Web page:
Michael Parker, I Am the Light of this World
In the early 1970s, in Stovall, Texas, seventeen-year-old Earl—a loner, dreamer, lover of music and words—meets Tina, the new girl in town. Tina convinces Earl to drive her to see her mother in Austin, where Earl and Tina are quickly separated. Two days later, Earl is being questioned by the police about Tina’s disappearance and the blood in the trunk of his car. But Earl can’t remember what happened in Austin, and with little financial support from his working-class family, he is sentenced for a crime he did not commit.
Forty years later, Earl is released into a world he can barely navigate. Settling in a small town on the Oregon coast, he attempts to establish a sense of freedom from both bars and razor wire and the emotional toll of incarceration. But just as Earl finds the rhythm he’s always sought, his past returns to endanger the new life he’s built.
Steeped in the music and atmosphere of the 1970s, I Am the Light of This World is a gritty, gripping, and gorgeously written story of loss, redemption, and the power of the imagination, perfect for fans of Ron Rash, Rachel Kushner, and Laird Hunt.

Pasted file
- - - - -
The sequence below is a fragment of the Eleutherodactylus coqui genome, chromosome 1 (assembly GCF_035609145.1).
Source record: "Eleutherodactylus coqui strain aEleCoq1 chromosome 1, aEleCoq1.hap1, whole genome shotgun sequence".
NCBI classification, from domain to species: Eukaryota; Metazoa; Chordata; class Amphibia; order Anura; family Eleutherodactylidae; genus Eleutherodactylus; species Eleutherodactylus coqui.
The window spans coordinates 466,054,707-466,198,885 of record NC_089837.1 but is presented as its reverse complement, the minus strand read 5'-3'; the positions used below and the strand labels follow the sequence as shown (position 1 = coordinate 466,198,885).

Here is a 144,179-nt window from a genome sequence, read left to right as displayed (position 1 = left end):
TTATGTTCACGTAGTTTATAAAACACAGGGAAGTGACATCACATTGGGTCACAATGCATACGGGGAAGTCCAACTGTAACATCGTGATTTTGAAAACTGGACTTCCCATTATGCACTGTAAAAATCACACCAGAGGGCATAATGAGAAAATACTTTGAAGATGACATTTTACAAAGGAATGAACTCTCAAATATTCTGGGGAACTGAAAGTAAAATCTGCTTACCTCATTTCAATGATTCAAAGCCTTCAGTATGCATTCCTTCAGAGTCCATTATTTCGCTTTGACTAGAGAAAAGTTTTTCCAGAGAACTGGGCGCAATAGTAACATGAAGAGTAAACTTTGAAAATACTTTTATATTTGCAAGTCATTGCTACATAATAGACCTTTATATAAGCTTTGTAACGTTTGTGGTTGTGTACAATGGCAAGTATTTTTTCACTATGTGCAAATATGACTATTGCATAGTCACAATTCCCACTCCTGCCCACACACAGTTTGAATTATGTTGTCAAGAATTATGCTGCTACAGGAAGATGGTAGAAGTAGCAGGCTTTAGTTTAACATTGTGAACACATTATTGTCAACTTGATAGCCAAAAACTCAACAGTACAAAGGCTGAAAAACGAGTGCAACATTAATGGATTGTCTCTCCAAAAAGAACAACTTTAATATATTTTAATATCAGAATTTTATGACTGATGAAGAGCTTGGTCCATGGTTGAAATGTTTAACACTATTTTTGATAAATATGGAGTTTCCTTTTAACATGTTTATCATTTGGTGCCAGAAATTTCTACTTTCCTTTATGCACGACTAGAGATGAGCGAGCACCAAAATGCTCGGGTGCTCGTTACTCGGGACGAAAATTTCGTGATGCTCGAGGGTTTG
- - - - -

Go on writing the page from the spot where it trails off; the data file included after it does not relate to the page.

“A heart-wrenching story compounded by misguided decisions and bad luck, Earl’s life could form the basis of the blues songs he and Arthur so loved.”―Library Journal
“I Am the Light of this World is a grimy, gutsy, glorious, novel and one of my favorite books in recent memory. Somehow, Michael Parker channeled the ghosts of Kent Haruf and Harry Crews (the good angel and the bad) to write this literary gem which is as lowdown and gritty as it is graceful and profound. An unforgettable novel that sings out on every page.”―Nickolas Butler, author of Shotgun Lovesongs and Godspeed
“A gut punch of a novel — lyrical, mordantly funny, and wrenching.”―Kelly Link, author of Get in Trouble
“From the opening sentence on, I was transfixed, locked into the phonic level of Earl’s world and somehow magically both rooted and flying. I don’t know how Michael Parker does it. There is the rhythm of the sentences and the deep attention to sensory details but there is also something even more ineffable going on here. This novel is incredible. Read it! Read it! Read it!”―Mesha Maren, author of Perpetual West